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Mid-majors surrender tournament security in favor of TV time

Before Monday night, Drexel University had won 19 straight games and had captured the Colonial Athletic Association championship with a robust 16-2 record. The Dragons had posted 27 victories, including 25 after Dec. 3. And, thanks to the CAA’s desire for two hours of time on ESPN, Drexel might not receive a coveted bid to the NCAA tournament.

Playing before a raucous “neutral” crowd of 11,500 in Virginia Commonwealth’s hometown of Richmond, Drexel dropped a 59-56 loss to the Rams in the final of the CAA’s post-season tournament. Thanks to a sloppy first half, during which coach Bruiser Flint said his team failed to play with sufficient “toughness,” Drexel lost credit for two months of outstanding play and was tossed into the pool of NCAA hopefuls that must survive the unexplainable mathematics, Byzantine politics and hopelessly entangled conflicts of interest to earn an at-large bid that could provide an epic boost to its program and university.

But that’s life in the world of mid-major Division I college basketball. The regular season can be erased – for better or worse – by a mere four days, potentially leaving a desperate underdog deliriously happy and a heavy favorite disconsolate. It’s possible to blame it all on the Atlantic Coast Conference, which hatched the concept of a post-season tourney to select its champ back in 1954. But the real culprit is ESPN, which has convinced smaller leagues to take part in its “Championship Week” proceedings for decades, the better to create programming for the seven days between the end of regularly-scheduled play and the announcement of the NCAA tourney pairings.

As a result, leagues like the CAA willingly discard their intra-league competition for a shot at some time in front of the four-letter cameras. The winner-take-all events provide great drama for the cable giant, which hasn’t been able to wrestle the March Madness TV rights away from CBS (and now Turner) and therefore seeks a sufficient conclusion to several months of college basketball programming.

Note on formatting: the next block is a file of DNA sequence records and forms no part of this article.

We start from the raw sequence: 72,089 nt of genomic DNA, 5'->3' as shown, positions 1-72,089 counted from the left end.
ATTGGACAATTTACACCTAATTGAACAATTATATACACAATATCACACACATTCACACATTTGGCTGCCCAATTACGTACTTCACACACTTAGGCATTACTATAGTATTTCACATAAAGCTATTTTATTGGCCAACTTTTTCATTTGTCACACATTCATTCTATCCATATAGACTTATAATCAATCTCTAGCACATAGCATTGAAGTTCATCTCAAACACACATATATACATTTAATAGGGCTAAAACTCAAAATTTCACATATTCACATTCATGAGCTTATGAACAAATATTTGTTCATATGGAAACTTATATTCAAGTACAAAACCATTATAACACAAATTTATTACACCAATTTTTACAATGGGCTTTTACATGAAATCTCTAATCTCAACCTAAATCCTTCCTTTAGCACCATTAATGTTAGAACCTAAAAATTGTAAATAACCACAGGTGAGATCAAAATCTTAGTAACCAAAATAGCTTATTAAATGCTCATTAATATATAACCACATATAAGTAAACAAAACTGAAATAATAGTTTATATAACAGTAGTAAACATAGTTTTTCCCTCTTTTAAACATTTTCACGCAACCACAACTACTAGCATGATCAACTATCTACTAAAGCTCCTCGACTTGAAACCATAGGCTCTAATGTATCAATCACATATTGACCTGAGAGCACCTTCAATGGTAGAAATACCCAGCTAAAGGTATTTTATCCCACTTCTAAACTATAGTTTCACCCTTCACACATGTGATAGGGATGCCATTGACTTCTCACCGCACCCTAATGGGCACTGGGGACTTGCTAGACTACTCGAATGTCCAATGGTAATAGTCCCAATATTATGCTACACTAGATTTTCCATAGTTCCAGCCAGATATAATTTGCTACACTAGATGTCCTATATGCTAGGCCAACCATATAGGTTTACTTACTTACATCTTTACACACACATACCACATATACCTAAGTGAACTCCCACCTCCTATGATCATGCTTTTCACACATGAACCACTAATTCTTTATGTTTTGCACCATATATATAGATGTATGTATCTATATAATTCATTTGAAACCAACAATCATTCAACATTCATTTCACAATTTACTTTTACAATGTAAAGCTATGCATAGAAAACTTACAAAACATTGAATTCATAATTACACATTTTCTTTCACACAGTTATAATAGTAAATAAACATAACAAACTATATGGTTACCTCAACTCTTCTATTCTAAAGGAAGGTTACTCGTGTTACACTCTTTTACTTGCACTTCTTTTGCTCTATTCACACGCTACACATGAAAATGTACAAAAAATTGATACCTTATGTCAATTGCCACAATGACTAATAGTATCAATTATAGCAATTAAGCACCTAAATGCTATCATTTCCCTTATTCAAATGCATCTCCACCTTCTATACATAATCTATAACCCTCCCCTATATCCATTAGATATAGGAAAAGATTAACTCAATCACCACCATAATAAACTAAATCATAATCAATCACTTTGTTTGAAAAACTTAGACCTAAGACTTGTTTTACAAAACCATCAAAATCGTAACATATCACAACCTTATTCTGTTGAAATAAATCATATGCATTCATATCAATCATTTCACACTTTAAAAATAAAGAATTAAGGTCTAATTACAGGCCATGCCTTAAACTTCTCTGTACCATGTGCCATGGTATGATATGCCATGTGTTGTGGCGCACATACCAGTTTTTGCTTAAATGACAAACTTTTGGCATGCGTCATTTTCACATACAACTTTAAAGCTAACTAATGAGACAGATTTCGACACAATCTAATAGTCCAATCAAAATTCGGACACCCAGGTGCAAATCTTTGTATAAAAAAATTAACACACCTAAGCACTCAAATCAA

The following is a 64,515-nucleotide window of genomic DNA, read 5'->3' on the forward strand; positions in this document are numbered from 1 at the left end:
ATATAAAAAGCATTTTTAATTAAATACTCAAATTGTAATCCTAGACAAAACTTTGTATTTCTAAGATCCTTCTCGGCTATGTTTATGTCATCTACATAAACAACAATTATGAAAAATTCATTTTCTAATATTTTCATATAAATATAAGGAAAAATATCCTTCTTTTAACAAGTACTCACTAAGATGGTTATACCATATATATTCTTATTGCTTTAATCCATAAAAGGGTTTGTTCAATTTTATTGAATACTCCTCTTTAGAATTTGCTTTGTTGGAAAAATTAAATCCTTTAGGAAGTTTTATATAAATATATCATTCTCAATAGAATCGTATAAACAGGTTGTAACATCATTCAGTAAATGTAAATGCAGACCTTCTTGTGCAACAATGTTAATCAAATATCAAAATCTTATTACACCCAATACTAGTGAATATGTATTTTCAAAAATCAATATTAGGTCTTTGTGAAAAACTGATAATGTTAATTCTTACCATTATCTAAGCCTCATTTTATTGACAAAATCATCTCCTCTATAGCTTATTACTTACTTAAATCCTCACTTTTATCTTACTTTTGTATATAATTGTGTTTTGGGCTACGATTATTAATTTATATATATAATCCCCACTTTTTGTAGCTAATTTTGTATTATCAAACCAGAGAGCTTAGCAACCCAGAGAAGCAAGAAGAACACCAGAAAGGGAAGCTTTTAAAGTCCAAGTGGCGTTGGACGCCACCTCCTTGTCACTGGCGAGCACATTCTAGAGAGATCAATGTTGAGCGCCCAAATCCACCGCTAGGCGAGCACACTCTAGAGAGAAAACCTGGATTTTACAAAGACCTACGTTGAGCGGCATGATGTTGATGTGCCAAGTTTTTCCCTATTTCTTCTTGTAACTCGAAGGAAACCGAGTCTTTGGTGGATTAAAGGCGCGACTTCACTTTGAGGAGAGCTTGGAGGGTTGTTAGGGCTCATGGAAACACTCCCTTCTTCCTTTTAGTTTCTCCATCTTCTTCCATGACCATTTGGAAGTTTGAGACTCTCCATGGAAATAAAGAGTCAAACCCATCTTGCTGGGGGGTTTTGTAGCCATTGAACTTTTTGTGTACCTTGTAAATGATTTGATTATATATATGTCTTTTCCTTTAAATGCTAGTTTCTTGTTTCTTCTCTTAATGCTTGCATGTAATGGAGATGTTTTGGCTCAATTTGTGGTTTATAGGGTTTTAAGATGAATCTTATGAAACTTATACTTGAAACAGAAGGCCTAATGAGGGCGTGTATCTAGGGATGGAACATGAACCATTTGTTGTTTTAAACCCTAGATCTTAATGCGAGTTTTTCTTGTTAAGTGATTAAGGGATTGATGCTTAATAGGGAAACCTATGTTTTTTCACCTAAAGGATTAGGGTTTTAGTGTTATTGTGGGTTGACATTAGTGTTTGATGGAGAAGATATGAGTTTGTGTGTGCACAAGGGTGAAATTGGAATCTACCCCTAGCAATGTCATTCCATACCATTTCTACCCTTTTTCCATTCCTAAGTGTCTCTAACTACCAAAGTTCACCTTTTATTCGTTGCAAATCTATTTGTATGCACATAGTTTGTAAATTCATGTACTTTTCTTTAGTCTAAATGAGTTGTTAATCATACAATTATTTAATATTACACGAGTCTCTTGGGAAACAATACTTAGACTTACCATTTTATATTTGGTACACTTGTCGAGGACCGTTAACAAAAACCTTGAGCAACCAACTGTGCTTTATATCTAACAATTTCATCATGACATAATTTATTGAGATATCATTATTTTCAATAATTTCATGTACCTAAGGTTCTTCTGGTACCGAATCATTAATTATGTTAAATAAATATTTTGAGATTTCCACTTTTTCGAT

Each year, teams like Drexel, which craft outstanding regular seasons, are waylaid by a format that allows a school to get on a roll  – often in front of a friendly crowd, like VCU did – and play its way into the Round of 68. So, an injury, a hot hand, a suspension or a player’s personal issues could impact a team’s immediate and long-term futures. All so ESPN and its “family of networks” can have hoops action for a week.

It is impossible to underestimate the value of making the tournament for schools like those in the CAA and other leagues that live below the big time. When Morehead State upset Louisville in last year’s first round, the impact was felt the next day, when the number of people taking tours of the campus doubled. VCU reached the Final Four last year, a performance that led to a significant upgrade of the school’s basketball arena and pledges of substantial donations from several well-heeled alumni. When a smaller school reaches the tournament, it benefits from a ripple effect that influences future recruiting, donations and TV money. Coaches can get big raises or better jobs and players who were previously anonymous can become NBA prospects.

So, the stakes are high, and making the concession to surrender the regular season in exchange for a prime-time ESPN spot seems short-sighted. I’m aware that the only time most basketball fans see Drexel and VCU play is during “Championship Week,” and teams like Valparaiso, South Dakota State and Western Illinois get even less airtime. But is it worth it?

The Ivy League doesn’t think so. The Ancient Eight remains the only confederation that sends its regular-season champion to the NCAA tournament. Although some think it would be fun to see a three-day tourney involving the eight schools, the Ivies remain devoted to the ideal that a champion should be determined over many weeks, not a long weekend. Then again, the Ivy League has some pretty strange ideas about intercollegiate athletics. Like how athletic departments should not operate separately from the schools. And that academics should come before layups or touchdown passes.

While the CAA, Summit, Horizon, Mid-Eastern Athletic and several other leagues send one school to the Madness courtesy of the ESPN plan, the system works against them by allowing schools from bigger conferences to pad their resumes with late victories that can propel them into the Round of 68, even if they finished seventh or eighth during the regular season. So, not only does Drexel suffer for losing its title game with VCU; it also loses at-large invitation opportunities with every first-round or quarterfinal triumph by a school that finished 9-9 during the regular season in a bigger conference. Sorry, Drexel, but ESPN (and other outlets) need games to broadcast.

There is no turning back from this situation. Conferences love the idea of getting national attention, even if for only a couple hours, before fading into the college basketball background once again. Meanwhile, Drexel will sweat until Sunday, when it learns whether its impressive regular season performance matters at all, or if the Dragons will have been slain by the most powerful sword in the media world.

But at least they had their close-ups.

Michael Bradley is a writer, broadcaster and teacher headquartered in suburban Philadelphia. His written work has appeared in Sporting News, ESPN the Magazine, Athlon Sports, Hoop and Slam, among others. He is a host on 97.5 the Fanatic in Philadelphia and contributes analysis for Yahoo! Sports Radio and Sirius Mad Dog Radio. He appears on, writes a weekly column on Philadelphia Magazine’s “Philly Post” and has authored 26 books. He teaches sports journalism at Saint Joseph’s, Villanova and Neumann Universities.

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